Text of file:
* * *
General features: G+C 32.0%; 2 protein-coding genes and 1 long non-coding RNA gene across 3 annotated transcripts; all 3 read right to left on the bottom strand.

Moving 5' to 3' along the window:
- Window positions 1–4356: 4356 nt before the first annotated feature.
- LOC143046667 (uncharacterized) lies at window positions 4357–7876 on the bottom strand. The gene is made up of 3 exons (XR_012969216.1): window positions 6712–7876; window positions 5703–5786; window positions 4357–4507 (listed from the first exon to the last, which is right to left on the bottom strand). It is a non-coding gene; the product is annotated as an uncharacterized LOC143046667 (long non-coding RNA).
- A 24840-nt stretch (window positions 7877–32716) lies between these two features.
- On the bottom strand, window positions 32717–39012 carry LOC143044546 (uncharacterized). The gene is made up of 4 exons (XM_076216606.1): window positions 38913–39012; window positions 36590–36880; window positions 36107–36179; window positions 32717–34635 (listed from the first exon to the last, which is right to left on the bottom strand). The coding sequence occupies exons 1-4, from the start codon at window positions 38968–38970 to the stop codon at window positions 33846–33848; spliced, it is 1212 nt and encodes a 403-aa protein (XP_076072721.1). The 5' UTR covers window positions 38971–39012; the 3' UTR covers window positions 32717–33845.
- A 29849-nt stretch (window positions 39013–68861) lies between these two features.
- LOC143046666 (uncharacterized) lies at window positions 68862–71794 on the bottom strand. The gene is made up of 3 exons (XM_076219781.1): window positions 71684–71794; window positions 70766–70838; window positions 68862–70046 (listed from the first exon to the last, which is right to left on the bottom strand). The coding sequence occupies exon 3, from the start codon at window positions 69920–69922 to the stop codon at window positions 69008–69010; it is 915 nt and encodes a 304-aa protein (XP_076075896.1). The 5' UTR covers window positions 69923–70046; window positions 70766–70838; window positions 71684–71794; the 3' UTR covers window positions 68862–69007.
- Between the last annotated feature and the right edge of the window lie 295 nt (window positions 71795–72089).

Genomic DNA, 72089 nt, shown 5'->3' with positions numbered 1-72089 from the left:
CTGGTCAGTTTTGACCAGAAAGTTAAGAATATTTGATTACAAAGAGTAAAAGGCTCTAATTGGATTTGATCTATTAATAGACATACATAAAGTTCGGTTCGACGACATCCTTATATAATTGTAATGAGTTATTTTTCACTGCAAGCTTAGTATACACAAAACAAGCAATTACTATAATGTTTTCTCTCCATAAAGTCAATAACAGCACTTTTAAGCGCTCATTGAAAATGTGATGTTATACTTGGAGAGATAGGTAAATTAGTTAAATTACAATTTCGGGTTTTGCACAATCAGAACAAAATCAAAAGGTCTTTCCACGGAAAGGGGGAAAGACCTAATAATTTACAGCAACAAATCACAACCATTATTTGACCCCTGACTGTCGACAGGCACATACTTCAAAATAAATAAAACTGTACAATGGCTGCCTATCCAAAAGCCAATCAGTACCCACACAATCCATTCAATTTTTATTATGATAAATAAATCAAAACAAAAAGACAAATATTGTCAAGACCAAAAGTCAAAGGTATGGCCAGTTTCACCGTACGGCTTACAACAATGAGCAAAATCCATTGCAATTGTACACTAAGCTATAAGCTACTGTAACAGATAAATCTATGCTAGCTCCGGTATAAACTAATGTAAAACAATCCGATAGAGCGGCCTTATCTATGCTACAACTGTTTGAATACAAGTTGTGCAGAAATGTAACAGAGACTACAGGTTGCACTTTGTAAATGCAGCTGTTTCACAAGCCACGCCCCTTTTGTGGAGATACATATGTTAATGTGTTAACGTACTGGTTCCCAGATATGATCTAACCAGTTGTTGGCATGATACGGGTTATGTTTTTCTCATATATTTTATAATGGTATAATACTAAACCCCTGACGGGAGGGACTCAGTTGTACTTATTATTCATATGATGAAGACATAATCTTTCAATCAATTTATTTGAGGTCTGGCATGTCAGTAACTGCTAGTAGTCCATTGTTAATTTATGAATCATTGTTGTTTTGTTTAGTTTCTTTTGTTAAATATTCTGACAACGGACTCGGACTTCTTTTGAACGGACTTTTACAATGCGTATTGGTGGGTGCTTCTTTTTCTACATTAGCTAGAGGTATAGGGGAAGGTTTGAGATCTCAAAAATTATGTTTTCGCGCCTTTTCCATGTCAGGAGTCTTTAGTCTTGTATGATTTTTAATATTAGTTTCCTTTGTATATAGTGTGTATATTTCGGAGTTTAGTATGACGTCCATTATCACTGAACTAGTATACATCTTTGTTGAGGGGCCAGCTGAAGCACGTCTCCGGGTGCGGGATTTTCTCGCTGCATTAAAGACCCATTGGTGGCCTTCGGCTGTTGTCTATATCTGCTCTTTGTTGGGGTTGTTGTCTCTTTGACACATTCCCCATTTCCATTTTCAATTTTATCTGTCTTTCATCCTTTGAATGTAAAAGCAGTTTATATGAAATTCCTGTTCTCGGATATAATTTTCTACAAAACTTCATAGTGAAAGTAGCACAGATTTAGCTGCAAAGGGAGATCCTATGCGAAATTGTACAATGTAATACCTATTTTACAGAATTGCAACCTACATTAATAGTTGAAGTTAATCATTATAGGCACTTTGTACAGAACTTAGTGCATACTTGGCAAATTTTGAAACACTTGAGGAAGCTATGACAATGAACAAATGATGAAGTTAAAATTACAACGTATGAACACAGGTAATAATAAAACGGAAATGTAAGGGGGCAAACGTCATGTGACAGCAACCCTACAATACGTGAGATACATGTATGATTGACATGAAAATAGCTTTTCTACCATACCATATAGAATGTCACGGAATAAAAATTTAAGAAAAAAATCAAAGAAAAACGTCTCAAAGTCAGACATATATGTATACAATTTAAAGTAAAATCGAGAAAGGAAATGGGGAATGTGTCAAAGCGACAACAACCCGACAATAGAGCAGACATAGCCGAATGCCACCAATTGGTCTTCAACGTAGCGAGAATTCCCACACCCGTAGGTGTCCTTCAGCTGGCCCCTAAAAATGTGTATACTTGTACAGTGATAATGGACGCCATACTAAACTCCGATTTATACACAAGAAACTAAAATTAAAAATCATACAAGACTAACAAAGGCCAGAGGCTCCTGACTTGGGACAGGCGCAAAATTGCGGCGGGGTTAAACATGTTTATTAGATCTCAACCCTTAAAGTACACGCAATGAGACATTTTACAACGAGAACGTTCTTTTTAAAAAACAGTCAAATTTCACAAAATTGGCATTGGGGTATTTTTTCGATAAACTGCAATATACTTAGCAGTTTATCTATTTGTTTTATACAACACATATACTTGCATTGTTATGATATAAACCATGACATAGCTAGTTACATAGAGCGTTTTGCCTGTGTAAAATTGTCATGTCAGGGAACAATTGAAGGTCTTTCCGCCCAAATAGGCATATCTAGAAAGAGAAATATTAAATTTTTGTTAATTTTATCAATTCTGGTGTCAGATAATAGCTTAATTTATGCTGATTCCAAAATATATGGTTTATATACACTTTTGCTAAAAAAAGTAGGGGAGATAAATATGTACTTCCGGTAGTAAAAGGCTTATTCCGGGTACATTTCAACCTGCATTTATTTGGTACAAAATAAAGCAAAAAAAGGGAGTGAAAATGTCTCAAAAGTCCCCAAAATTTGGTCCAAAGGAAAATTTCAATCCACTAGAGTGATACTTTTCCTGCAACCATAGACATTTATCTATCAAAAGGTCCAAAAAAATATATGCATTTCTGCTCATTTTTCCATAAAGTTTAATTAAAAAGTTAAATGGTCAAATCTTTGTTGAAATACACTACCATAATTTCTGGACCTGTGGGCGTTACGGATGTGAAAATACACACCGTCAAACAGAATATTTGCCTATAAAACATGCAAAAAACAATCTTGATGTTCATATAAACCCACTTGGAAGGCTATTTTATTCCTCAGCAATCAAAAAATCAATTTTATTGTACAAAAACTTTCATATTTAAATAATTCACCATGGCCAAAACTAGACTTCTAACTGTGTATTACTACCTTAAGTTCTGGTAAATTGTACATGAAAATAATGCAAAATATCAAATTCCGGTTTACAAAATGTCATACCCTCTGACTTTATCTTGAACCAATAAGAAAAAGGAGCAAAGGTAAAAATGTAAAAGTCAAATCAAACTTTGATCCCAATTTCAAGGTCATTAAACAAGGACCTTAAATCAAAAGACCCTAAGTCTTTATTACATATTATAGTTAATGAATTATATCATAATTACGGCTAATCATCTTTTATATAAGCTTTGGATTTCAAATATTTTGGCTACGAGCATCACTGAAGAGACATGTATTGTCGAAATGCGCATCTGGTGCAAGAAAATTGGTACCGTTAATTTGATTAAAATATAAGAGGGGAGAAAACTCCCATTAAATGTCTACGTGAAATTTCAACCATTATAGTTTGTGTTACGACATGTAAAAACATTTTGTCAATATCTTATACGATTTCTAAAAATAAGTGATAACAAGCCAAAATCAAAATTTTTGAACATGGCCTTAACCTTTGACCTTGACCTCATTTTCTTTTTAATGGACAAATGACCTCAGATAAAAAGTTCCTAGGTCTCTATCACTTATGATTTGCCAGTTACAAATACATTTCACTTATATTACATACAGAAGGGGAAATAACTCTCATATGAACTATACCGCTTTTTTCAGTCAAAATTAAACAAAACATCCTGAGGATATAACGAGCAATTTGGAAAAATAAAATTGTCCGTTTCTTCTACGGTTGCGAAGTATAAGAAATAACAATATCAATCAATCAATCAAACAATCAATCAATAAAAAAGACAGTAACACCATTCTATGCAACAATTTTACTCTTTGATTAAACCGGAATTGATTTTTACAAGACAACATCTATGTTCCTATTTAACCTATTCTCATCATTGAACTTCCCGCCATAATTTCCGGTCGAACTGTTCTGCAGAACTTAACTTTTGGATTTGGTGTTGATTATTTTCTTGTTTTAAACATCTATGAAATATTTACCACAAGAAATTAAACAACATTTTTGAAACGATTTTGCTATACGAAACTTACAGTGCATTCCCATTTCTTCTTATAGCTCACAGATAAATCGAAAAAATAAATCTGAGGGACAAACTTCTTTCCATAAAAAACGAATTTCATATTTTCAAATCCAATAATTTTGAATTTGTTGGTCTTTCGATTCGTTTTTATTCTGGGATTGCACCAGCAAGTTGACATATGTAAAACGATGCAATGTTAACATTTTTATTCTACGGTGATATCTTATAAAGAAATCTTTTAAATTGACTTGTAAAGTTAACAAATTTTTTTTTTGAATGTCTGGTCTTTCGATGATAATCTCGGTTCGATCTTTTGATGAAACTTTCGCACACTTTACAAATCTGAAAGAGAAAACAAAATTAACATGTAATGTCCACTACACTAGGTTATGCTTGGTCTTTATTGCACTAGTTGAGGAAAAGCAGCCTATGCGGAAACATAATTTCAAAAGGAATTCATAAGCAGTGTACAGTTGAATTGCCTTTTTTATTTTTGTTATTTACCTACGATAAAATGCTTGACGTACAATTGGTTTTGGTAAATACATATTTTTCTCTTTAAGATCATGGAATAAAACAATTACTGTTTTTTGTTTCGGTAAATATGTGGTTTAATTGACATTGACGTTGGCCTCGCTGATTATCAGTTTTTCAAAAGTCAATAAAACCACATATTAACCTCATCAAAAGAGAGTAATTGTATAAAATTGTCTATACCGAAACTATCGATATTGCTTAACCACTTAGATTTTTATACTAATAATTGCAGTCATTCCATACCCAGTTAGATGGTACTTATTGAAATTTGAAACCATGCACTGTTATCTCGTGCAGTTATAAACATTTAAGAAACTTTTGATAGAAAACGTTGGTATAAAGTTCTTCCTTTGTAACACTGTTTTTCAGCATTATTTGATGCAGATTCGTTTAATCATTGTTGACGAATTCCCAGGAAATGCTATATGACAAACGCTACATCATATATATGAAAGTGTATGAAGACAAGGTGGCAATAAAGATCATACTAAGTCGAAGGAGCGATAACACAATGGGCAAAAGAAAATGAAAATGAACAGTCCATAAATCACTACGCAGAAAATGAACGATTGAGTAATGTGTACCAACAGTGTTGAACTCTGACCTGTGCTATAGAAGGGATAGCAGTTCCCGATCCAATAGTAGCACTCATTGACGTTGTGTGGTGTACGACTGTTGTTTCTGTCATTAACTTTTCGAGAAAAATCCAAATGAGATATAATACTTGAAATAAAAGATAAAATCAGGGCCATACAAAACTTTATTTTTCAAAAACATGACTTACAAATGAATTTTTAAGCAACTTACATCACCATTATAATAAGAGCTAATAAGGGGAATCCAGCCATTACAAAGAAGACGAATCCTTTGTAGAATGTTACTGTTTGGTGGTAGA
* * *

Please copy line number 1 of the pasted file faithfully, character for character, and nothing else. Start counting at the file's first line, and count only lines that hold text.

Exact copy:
General features: G+C 32.0%; 2 protein-coding genes and 1 long non-coding RNA gene across 3 annotated transcripts; all 3 read right to left on the bottom strand.